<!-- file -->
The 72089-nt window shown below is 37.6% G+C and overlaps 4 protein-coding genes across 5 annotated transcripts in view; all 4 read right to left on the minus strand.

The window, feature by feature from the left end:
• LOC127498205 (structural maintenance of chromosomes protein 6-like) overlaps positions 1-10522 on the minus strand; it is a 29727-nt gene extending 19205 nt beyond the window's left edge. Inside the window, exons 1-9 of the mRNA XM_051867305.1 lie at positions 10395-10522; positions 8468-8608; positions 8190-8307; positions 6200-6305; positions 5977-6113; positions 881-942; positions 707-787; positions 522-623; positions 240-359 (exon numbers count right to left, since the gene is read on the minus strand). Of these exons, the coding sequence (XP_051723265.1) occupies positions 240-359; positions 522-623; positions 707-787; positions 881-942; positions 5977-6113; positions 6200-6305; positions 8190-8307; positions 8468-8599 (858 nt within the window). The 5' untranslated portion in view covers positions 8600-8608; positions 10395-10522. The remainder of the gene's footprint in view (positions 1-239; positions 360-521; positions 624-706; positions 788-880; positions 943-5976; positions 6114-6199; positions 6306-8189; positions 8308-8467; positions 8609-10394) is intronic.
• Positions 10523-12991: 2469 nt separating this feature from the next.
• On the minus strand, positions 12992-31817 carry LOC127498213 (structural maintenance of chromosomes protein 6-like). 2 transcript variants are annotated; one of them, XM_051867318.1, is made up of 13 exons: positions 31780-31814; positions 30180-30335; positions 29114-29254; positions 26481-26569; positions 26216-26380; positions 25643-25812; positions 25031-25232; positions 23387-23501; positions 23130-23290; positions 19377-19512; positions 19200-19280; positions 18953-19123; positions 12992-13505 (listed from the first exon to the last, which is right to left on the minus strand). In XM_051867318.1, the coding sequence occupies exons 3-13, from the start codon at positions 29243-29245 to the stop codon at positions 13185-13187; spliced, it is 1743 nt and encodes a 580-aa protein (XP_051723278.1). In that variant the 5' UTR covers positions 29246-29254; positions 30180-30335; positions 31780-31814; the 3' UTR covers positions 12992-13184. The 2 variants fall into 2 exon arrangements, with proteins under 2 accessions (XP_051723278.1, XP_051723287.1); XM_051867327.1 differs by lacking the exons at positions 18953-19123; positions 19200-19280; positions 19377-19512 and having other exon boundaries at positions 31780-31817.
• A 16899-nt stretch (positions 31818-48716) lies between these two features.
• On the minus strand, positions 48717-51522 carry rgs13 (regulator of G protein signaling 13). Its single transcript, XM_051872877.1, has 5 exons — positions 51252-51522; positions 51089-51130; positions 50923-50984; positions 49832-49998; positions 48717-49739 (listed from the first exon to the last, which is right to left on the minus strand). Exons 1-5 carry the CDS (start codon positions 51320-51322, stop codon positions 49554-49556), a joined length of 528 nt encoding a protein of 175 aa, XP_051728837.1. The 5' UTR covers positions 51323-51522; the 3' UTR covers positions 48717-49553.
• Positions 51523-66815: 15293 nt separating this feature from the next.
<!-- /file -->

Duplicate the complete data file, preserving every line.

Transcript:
The 72089-nt window shown below is 37.6% G+C and overlaps 4 protein-coding genes across 5 annotated transcripts in view; all 4 read right to left on the minus strand.

The window, feature by feature from the left end:
• LOC127498205 (structural maintenance of chromosomes protein 6-like) overlaps positions 1-10522 on the minus strand; it is a 29727-nt gene extending 19205 nt beyond the window's left edge. Inside the window, exons 1-9 of the mRNA XM_051867305.1 lie at positions 10395-10522; positions 8468-8608; positions 8190-8307; positions 6200-6305; positions 5977-6113; positions 881-942; positions 707-787; positions 522-623; positions 240-359 (exon numbers count right to left, since the gene is read on the minus strand). Of these exons, the coding sequence (XP_051723265.1) occupies positions 240-359; positions 522-623; positions 707-787; positions 881-942; positions 5977-6113; positions 6200-6305; positions 8190-8307; positions 8468-8599 (858 nt within the window). The 5' untranslated portion in view covers positions 8600-8608; positions 10395-10522. The remainder of the gene's footprint in view (positions 1-239; positions 360-521; positions 624-706; positions 788-880; positions 943-5976; positions 6114-6199; positions 6306-8189; positions 8308-8467; positions 8609-10394) is intronic.
• Positions 10523-12991: 2469 nt separating this feature from the next.
• On the minus strand, positions 12992-31817 carry LOC127498213 (structural maintenance of chromosomes protein 6-like). 2 transcript variants are annotated; one of them, XM_051867318.1, is made up of 13 exons: positions 31780-31814; positions 30180-30335; positions 29114-29254; positions 26481-26569; positions 26216-26380; positions 25643-25812; positions 25031-25232; positions 23387-23501; positions 23130-23290; positions 19377-19512; positions 19200-19280; positions 18953-19123; positions 12992-13505 (listed from the first exon to the last, which is right to left on the minus strand). In XM_051867318.1, the coding sequence occupies exons 3-13, from the start codon at positions 29243-29245 to the stop codon at positions 13185-13187; spliced, it is 1743 nt and encodes a 580-aa protein (XP_051723278.1). In that variant the 5' UTR covers positions 29246-29254; positions 30180-30335; positions 31780-31814; the 3' UTR covers positions 12992-13184. The 2 variants fall into 2 exon arrangements, with proteins under 2 accessions (XP_051723278.1, XP_051723287.1); XM_051867327.1 differs by lacking the exons at positions 18953-19123; positions 19200-19280; positions 19377-19512 and having other exon boundaries at positions 31780-31817.
• A 16899-nt stretch (positions 31818-48716) lies between these two features.
• On the minus strand, positions 48717-51522 carry rgs13 (regulator of G protein signaling 13). Its single transcript, XM_051872877.1, has 5 exons — positions 51252-51522; positions 51089-51130; positions 50923-50984; positions 49832-49998; positions 48717-49739 (listed from the first exon to the last, which is right to left on the minus strand). Exons 1-5 carry the CDS (start codon positions 51320-51322, stop codon positions 49554-49556), a joined length of 528 nt encoding a protein of 175 aa, XP_051728837.1. The 5' UTR covers positions 51323-51522; the 3' UTR covers positions 48717-49553.
• Positions 51523-66815: 15293 nt separating this feature from the next.